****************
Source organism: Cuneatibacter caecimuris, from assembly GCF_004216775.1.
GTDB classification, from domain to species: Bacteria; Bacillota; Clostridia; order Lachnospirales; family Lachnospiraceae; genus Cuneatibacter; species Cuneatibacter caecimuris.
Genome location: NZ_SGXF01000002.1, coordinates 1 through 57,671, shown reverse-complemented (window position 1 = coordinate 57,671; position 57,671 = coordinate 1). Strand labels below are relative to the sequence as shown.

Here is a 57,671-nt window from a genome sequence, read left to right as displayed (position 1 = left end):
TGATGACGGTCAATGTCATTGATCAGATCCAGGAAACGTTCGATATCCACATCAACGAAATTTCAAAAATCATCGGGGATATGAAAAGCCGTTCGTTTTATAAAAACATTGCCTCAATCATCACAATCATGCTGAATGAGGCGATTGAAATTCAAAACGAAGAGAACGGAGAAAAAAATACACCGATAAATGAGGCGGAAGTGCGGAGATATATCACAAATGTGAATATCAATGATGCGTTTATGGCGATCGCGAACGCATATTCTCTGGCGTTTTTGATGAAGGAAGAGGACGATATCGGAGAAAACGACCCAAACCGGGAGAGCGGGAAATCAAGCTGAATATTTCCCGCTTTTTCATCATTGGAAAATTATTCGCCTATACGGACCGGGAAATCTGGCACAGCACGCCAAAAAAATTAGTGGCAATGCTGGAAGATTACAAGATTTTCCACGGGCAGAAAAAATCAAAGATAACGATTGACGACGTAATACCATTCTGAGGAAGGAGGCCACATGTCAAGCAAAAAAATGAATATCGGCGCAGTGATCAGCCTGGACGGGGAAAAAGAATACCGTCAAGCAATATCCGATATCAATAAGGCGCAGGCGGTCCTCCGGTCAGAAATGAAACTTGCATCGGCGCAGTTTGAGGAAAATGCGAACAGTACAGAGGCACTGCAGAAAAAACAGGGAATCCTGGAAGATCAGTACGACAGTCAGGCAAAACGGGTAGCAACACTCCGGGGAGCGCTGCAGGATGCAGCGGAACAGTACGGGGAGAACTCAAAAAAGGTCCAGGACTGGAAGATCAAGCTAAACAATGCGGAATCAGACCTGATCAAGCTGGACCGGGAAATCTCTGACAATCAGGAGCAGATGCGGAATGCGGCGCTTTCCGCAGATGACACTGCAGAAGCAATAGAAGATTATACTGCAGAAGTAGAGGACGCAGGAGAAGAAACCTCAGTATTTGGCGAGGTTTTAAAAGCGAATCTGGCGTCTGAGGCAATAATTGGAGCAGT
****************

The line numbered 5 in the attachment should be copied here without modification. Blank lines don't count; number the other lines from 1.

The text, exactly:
TGATGACGGTCAATGTCATTGATCAGATCCAGGAAACGTTCGATATCCACATCAACGAAATTTCAAAAATCATCGGGGATATGAAAAGCCGTTCGTTTTATAAAAACATTGCCTCAATCATCACAATCATGCTGAATGAGGCGATTGAAATTCAAAACGAAGAGAACGGAGAAAAAAATACACCGATAAATGAGGCGGAAGTGCGGAGATATATCACAAATGTGAATATCAATGATGCGTTTATGGCGATCGCGAACGCATATTCTCTGGCGTTTTTGATGAAGGAAGAGGACGATATCGGAGAAAACGACCCAAACCGGGAGAGCGGGAAATCAAGCTGAATATTTCCCGCTTTTTCATCATTGGAAAATTATTCGCCTATACGGACCGGGAAATCTGGCACAGCACGCCAAAAAAATTAGTGGCAATGCTGGAAGATTACAAGATTTTCCACGGGCAGAAAAAATCAAAGATAACGATTGACGACGTAATACCATTCTGAGGAAGGAGGCCACATGTCAAGCAAAAAAATGAATATCGGCGCAGTGATCAGCCTGGACGGGGAAAAAGAATACCGTCAAGCAATATCCGATATCAATAAGGCGCAGGCGGTCCTCCGGTCAGAAATGAAACTTGCATCGGCGCAGTTTGAGGAAAATGCGAACAGTACAGAGGCACTGCAGAAAAAACAGGGAATCCTGGAAGATCAGTACGACAGTCAGGCAAAACGGGTAGCAACACTCCGGGGAGCGCTGCAGGATGCAGCGGAACAGTACGGGGAGAACTCAAAAAAGGTCCAGGACTGGAAGATCAAGCTAAACAATGCGGAATCAGACCTGATCAAGCTGGACCGGGAAATCTCTGACAATCAGGAGCAGATGCGGAATGCGGCGCTTTCCGCAGATGACACTGCAGAAGCAATAGAAGATTATACTGCAGAAGTAGAGGACGCAGGAGAAGAAACCTCAGTATTTGGCGAGGTTTTAAAAGCGAATCTGGCGTCTGAGGCAATAATTGGAGCAGT